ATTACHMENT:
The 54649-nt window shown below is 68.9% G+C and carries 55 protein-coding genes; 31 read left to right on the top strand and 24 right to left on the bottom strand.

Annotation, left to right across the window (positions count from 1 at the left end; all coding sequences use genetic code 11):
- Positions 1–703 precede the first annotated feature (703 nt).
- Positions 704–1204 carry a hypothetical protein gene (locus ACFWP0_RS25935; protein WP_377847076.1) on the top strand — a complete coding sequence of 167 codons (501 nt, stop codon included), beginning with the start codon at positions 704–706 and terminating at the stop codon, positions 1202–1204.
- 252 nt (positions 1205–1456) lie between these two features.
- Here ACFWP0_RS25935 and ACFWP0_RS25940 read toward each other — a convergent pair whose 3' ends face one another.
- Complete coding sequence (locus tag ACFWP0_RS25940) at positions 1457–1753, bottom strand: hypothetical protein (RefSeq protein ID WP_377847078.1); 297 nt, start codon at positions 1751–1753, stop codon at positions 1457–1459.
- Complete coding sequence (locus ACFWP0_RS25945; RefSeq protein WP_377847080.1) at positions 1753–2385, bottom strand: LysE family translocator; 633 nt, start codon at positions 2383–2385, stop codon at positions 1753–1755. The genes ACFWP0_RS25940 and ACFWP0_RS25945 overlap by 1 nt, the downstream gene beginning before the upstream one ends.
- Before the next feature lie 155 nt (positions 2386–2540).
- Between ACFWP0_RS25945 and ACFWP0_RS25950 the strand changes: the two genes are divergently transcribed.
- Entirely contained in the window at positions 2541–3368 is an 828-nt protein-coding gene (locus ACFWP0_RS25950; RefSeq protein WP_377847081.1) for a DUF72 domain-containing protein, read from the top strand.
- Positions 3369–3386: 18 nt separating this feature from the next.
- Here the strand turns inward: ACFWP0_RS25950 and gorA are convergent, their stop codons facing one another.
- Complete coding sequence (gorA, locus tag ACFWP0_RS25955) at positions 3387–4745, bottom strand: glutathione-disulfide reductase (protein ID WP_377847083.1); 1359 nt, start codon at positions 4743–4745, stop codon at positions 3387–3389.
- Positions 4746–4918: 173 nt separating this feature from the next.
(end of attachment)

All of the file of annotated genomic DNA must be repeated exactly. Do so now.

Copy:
The 54649-nt window shown below is 68.9% G+C and carries 55 protein-coding genes; 31 read left to right on the top strand and 24 right to left on the bottom strand.

Annotation, left to right across the window (positions count from 1 at the left end; all coding sequences use genetic code 11):
- Positions 1–703 precede the first annotated feature (703 nt).
- Positions 704–1204 carry a hypothetical protein gene (locus ACFWP0_RS25935; protein WP_377847076.1) on the top strand — a complete coding sequence of 167 codons (501 nt, stop codon included), beginning with the start codon at positions 704–706 and terminating at the stop codon, positions 1202–1204.
- 252 nt (positions 1205–1456) lie between these two features.
- Here ACFWP0_RS25935 and ACFWP0_RS25940 read toward each other — a convergent pair whose 3' ends face one another.
- Complete coding sequence (locus tag ACFWP0_RS25940) at positions 1457–1753, bottom strand: hypothetical protein (RefSeq protein ID WP_377847078.1); 297 nt, start codon at positions 1751–1753, stop codon at positions 1457–1459.
- Complete coding sequence (locus ACFWP0_RS25945; RefSeq protein WP_377847080.1) at positions 1753–2385, bottom strand: LysE family translocator; 633 nt, start codon at positions 2383–2385, stop codon at positions 1753–1755. The genes ACFWP0_RS25940 and ACFWP0_RS25945 overlap by 1 nt, the downstream gene beginning before the upstream one ends.
- Before the next feature lie 155 nt (positions 2386–2540).
- Between ACFWP0_RS25945 and ACFWP0_RS25950 the strand changes: the two genes are divergently transcribed.
- Entirely contained in the window at positions 2541–3368 is an 828-nt protein-coding gene (locus ACFWP0_RS25950; RefSeq protein WP_377847081.1) for a DUF72 domain-containing protein, read from the top strand.
- Positions 3369–3386: 18 nt separating this feature from the next.
- Here the strand turns inward: ACFWP0_RS25950 and gorA are convergent, their stop codons facing one another.
- Complete coding sequence (gorA, locus tag ACFWP0_RS25955) at positions 3387–4745, bottom strand: glutathione-disulfide reductase (protein ID WP_377847083.1); 1359 nt, start codon at positions 4743–4745, stop codon at positions 3387–3389.
- Positions 4746–4918: 173 nt separating this feature from the next.